What I’ve said, both here on the company blog and in person when I’m out and about amongst the rest of the industry, is that communication is key. As an industry we’re not generally competing with each other. We gain a lot by collaborating, sharing knowledge, ideas and inspiration. Many if not most of the client relationships we have were started by going out, seeing what the rest of the industry was doing, and letting them know who we are and what we do. Without a focus point, to do that we’d all have to be contacting each other, and that is time-consuming and not very practical. The simple fact is: locality is important. I know what many of the game developers in Edinburgh are up to, because I meet them. Either at @GameDevEd, or at other industry events around town. I know what some of the developers in Dundee are up to, but generally only because I’m in touch with individuals at various studios up there and we chat regularly. I’d love to know more about what’s going on up there, as it’s very easy for me to lose touch, especially when we or they get busy.

So for me there’s a definite niche to be filled, that of a locus for information, someone or something capable of routing information around. That’s especially true for those outside the industry. I’m sure there are many, many Scottish organisations that are interested in interactive digital entertainment, with ideas and projects just waiting to be made. I don’t know who they are. I’d love to talk to them though. They don’t know who we are. Few outside the industry do. It’s just as infeasible for them to cold-contact every games developer in the country as it is for me to cold-contact random organisations to offer our services. But if there were a central point of information, obvious and high profile, those two organisations can be connected together. They can go to that central provider and say “we’ve got a budget and an idea, but we don’t know who can help us,” and be told “Well, Black Company makes games about that size, or Proper, or Storm Cloud. Here are their details, I’ll introduce you.”

More importantly I feel that the government bodies here in Scotland, the Parliament, Creative Scotland, the many media departments, could all be engaging with the creative digital interactive media talent here in Scotland much more, if they had a reliable conduit into the industry. Scotland is a country exploding at the seams with culture and history, and I feel it’s crying out to be exploited in interactive media. I’ve long chafed at the need to globalise and homogenise our games to appeal to the world-wide audience. We should be embracing our heritage and making games that tap into our local culture. Such as Beeswing, a lovely little project, set in rural Scotland.


It’s fantastic that the Kickstarter for this was successfully funded (with a few of my pounds as well). Instinctively though I looked at it and thought – this is the sort of stuff that the Scottish government should be actively encouraging. I believe they would too, if they had a practical way of engaging with the Scottish games development community to start these discussions. So again, a central focal point can enable those two sides to get together and make amazing things happen.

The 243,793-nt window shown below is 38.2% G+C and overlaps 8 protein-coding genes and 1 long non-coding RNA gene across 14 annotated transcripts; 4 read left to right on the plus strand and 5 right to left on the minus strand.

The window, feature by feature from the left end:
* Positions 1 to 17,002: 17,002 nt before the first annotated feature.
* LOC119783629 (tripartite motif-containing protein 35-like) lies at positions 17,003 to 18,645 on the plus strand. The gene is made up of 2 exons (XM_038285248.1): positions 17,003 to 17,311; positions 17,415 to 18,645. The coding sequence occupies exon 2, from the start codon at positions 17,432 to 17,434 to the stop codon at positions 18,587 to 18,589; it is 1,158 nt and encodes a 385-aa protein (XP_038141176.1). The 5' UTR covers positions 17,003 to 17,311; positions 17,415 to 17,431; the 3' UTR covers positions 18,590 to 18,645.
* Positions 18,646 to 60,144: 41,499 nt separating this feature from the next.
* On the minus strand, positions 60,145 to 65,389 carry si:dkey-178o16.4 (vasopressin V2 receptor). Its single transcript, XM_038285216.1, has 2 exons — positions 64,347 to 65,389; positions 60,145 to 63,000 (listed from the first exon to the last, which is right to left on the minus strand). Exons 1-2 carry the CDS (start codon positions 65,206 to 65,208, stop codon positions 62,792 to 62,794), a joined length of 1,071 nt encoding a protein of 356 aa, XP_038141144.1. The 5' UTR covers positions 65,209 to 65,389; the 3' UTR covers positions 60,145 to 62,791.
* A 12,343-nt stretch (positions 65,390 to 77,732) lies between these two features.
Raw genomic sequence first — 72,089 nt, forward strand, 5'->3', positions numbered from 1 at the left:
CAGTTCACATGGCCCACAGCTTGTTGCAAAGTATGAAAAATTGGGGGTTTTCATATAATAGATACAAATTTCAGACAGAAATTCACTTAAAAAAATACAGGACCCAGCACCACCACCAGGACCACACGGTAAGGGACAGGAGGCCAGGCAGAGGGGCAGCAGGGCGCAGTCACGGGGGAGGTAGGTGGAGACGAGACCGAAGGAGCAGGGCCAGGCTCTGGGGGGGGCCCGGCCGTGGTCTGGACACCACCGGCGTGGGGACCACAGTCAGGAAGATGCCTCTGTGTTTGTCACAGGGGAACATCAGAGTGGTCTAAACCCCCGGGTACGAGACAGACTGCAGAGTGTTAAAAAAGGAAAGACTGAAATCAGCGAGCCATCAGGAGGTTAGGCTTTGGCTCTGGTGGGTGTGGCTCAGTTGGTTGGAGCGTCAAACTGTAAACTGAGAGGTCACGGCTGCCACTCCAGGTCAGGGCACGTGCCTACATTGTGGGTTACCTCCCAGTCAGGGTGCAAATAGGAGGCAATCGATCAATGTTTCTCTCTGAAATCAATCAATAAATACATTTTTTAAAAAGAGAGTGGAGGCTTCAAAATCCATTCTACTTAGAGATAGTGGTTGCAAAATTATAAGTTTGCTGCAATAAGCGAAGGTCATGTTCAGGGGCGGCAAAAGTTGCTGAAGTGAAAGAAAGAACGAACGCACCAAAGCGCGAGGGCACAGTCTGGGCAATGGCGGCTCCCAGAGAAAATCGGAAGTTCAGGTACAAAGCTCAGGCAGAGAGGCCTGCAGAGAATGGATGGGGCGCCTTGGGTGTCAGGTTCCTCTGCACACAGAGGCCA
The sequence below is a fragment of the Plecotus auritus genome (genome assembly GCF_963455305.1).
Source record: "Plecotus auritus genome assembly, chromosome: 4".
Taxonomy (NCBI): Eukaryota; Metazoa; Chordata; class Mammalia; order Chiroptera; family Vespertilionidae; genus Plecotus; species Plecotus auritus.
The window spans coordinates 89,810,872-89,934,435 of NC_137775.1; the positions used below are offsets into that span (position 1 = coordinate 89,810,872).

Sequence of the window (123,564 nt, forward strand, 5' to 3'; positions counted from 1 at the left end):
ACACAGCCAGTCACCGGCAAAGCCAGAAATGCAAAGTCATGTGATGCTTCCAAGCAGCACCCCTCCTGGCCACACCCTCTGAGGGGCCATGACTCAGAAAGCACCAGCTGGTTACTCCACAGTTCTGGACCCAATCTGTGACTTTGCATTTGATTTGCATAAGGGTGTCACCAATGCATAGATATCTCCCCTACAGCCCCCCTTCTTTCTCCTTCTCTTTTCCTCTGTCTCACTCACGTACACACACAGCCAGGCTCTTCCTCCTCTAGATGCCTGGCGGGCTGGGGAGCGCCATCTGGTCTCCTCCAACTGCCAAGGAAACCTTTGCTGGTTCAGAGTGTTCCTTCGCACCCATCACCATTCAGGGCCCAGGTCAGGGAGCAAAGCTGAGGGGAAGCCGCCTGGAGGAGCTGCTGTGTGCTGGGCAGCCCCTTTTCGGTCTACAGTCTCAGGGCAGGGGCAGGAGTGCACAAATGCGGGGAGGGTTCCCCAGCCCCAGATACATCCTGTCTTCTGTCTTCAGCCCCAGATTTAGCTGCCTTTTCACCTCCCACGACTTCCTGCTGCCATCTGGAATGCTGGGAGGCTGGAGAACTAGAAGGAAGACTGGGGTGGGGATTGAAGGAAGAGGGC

Visibility is one of the main reasons we are members of TIGA, and is why we’ll be happy to become paying members of the Scottish Games Network as well. Not because one is better than the other, but because they serve different localities. The TIGA folks are lovely, and very efficient. They give us a presence in Westminster that I feel is important. They cover the UK industry and beyond, and that is also an area in which we are very interested. We don’t cut our business dealings off at Hadrian’s wall. But like it or not, Black Company isn’t well placed to attend events in London, and so a sister organisation that can provide even more coverage in Scotland seems like a very good idea to me.

Winter warming

Posted in Tales from the grind-stone on November 20th, 2013 by MrCranky

You can tell when the November cold snap comes around to Edinburgh. Here in the office, it means that the winter charcoal hand-warmer comes out…

Winter hand-warmer

Virtual Reality

Posted in Tales from the grind-stone on November 13th, 2013 by MrCranky

So, it seems in a staggering degree of competence, the three lengthy rants on crunch I wrote and queued for posting didn’t in fact get posted, and just sat around in WordPress till now. So much for my good intentions on blog posting. They’re up now though, so please do scroll back and take a look. Those who know me know I’ve a bee in my bonnet about both crunch and the underlying viability of games development, so those thoughts have been bubbling up for a while.

Since NASCAR: Redline shipped I’ve been busy with various different things that I’ve been neglecting, not least of which is looking ahead to see where to go next. While I’m still positive about smartphone development, I’m conscious now that the market is rather saturated, and I feel like we have missed the window where a small team can do great things and get noticed for it. That’s entirely my fault, focusing too much on work-for-hire development and neglecting our own projects, but I stand by the choices good or bad.